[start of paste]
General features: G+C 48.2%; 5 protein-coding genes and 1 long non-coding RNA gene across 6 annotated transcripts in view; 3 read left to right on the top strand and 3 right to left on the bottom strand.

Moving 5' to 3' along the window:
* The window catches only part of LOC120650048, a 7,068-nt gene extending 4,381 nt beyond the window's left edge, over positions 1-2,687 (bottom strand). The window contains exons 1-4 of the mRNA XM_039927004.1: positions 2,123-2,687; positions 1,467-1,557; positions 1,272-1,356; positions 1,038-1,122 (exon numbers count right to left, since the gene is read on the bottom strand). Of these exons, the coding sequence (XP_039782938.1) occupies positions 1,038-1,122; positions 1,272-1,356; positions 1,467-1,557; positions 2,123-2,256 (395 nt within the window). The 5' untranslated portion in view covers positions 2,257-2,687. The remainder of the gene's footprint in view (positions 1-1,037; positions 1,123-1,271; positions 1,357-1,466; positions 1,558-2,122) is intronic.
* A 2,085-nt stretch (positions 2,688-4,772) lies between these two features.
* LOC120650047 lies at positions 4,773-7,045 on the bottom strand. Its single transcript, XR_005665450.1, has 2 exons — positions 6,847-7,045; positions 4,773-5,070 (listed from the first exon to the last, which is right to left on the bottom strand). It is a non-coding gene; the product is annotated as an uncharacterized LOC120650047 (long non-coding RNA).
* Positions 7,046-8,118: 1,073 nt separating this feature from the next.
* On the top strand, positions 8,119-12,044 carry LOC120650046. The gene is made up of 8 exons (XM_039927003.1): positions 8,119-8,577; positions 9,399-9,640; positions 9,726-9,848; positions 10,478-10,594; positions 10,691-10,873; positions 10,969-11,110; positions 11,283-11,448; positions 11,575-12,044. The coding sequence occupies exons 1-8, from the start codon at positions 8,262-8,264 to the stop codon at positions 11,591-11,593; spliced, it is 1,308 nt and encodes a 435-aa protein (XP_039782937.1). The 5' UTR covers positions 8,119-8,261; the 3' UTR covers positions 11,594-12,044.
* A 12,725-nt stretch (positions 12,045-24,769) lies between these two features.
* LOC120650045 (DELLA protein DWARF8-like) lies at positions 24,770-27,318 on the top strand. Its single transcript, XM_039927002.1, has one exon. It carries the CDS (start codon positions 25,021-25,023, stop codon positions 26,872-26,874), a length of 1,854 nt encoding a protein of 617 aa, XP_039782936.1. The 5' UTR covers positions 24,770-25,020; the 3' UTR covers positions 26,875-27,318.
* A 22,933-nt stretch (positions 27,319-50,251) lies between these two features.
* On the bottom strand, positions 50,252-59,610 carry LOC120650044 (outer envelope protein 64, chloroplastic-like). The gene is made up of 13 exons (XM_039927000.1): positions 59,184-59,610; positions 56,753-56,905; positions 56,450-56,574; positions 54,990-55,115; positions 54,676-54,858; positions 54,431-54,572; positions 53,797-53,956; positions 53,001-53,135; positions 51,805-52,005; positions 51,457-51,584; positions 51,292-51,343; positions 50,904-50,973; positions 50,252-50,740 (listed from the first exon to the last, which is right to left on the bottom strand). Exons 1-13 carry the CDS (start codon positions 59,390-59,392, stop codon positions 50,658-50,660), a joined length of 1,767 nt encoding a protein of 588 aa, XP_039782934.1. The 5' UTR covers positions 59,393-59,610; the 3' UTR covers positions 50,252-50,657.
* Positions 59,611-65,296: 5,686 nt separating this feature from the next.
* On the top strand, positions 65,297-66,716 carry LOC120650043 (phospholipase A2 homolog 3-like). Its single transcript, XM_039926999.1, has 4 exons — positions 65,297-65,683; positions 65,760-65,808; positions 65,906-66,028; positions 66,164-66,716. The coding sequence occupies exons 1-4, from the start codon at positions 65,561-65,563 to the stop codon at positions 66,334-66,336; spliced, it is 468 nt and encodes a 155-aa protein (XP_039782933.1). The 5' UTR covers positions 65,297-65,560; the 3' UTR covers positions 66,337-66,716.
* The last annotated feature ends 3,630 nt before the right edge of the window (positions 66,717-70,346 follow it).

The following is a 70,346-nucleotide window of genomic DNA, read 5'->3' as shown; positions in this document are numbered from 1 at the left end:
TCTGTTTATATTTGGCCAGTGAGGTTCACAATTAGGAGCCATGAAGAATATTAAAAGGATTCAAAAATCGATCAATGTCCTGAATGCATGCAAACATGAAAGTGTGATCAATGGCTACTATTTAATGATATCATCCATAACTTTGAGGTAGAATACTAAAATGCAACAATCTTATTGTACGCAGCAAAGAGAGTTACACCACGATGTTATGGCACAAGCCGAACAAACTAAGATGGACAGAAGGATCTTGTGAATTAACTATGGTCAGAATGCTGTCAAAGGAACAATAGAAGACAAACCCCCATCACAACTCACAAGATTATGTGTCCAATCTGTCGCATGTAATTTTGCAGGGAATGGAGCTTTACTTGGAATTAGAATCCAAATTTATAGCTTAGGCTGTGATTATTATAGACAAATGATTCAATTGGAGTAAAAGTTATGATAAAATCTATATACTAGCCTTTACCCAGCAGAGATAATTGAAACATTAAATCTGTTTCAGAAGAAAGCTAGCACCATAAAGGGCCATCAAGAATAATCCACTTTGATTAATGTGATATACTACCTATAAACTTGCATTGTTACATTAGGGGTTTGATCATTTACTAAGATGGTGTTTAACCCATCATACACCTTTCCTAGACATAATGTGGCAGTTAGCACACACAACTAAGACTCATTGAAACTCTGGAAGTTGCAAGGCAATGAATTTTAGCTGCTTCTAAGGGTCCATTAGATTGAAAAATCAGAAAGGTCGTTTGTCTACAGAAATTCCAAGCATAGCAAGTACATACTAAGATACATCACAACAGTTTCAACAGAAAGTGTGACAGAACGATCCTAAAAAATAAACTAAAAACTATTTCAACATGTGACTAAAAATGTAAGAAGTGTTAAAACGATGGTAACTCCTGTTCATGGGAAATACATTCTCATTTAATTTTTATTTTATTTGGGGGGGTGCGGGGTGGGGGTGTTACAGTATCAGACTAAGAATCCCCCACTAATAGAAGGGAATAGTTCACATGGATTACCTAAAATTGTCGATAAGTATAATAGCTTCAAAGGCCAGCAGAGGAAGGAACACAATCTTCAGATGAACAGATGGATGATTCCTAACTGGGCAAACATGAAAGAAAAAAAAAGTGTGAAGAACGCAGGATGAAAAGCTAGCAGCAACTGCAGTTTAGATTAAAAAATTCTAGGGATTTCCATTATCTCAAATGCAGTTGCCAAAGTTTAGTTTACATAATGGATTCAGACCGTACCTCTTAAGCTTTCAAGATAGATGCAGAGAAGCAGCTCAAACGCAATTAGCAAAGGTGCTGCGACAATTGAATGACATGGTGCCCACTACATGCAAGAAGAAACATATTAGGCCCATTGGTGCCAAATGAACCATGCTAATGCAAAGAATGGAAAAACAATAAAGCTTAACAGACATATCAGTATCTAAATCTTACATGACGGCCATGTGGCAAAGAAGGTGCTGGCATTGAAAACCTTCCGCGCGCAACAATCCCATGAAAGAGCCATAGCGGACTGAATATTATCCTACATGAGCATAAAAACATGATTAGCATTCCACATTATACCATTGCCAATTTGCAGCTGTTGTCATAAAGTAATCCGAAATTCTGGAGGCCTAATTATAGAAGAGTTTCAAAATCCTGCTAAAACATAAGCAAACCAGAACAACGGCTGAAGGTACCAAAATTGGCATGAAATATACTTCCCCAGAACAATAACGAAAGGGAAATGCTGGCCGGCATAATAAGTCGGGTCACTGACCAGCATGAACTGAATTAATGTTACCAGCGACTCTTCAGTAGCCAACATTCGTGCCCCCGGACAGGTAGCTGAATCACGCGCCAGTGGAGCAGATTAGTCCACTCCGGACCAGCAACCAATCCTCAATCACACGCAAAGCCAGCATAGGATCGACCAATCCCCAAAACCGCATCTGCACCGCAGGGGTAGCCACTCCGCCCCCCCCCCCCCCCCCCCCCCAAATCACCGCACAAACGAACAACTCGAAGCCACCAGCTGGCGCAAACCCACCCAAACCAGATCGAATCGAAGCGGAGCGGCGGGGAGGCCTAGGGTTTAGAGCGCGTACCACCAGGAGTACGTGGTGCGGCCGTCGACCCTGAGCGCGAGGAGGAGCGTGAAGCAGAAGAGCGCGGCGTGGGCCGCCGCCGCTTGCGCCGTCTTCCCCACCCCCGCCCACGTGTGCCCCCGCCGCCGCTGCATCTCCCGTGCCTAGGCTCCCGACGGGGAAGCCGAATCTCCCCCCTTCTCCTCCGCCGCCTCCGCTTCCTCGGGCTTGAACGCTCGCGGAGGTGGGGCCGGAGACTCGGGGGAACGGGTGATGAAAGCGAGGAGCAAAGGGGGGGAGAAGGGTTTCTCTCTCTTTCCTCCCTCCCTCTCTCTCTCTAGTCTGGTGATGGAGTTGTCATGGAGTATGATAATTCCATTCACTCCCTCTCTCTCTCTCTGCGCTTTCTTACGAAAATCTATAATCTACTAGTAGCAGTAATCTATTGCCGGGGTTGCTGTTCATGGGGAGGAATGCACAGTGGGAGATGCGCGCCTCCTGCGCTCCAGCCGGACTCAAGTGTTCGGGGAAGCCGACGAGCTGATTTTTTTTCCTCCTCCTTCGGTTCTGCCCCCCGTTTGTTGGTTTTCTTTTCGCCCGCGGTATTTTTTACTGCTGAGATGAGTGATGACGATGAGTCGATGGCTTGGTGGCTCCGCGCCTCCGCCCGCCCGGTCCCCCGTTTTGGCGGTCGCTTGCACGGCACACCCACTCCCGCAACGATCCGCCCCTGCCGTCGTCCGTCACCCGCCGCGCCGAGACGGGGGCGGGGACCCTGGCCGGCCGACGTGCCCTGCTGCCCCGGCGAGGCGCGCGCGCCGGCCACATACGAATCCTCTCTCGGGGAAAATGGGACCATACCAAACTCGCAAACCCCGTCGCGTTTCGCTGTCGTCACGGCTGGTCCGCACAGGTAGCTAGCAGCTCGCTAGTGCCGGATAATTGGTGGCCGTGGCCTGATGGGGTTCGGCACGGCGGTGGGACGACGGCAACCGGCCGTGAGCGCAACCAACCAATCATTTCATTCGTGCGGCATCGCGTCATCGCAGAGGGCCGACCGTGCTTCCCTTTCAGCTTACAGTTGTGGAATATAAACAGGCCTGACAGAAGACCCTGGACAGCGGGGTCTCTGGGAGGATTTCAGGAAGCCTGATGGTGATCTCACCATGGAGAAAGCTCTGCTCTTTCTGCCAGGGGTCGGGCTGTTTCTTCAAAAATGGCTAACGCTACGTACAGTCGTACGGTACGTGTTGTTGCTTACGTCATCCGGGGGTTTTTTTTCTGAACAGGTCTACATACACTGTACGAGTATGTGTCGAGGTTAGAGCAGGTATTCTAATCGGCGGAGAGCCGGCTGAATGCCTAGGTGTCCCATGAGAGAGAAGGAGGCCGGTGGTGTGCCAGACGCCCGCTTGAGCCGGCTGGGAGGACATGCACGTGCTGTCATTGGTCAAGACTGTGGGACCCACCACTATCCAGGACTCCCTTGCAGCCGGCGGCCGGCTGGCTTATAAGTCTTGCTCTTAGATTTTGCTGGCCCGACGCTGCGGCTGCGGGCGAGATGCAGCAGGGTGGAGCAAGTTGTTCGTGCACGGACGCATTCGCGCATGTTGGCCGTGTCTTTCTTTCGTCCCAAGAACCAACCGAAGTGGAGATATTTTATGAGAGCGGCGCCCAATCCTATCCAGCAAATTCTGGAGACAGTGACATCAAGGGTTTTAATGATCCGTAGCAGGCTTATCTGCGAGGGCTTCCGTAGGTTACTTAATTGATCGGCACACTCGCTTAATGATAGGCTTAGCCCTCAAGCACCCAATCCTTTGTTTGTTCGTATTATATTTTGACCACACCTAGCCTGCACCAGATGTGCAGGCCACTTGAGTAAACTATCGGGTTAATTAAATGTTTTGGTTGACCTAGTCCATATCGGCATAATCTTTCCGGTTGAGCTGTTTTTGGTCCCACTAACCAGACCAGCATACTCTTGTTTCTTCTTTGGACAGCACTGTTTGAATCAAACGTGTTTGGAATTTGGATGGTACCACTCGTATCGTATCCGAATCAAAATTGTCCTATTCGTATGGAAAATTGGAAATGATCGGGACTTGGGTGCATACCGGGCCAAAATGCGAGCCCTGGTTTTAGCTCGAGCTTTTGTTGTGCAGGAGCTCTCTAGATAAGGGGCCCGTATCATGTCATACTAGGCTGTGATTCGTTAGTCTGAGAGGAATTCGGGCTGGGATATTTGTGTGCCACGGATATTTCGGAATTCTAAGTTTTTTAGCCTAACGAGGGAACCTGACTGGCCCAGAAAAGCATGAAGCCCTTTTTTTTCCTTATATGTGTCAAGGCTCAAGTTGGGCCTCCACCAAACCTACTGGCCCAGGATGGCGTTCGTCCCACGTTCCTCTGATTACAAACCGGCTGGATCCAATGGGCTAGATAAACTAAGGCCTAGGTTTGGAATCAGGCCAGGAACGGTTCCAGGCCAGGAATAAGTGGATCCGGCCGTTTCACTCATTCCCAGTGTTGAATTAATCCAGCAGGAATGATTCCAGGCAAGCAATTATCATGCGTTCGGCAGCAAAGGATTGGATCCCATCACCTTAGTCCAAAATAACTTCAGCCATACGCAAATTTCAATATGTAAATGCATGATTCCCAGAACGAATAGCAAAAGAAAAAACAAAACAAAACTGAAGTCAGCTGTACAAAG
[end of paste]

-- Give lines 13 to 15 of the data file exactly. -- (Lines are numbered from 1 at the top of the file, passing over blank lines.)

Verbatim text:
* On the top strand, positions 65,297-66,716 carry LOC120650043 (phospholipase A2 homolog 3-like). Its single transcript, XM_039926999.1, has 4 exons — positions 65,297-65,683; positions 65,760-65,808; positions 65,906-66,028; positions 66,164-66,716. The coding sequence occupies exons 1-4, from the start codon at positions 65,561-65,563 to the stop codon at positions 66,334-66,336; spliced, it is 468 nt and encodes a 155-aa protein (XP_039782933.1). The 5' UTR covers positions 65,297-65,560; the 3' UTR covers positions 66,337-66,716.
* The last annotated feature ends 3,630 nt before the right edge of the window (positions 66,717-70,346 follow it).

The following is a 70,346-nucleotide window of genomic DNA, read 5'->3' as shown; positions in this document are numbered from 1 at the left end: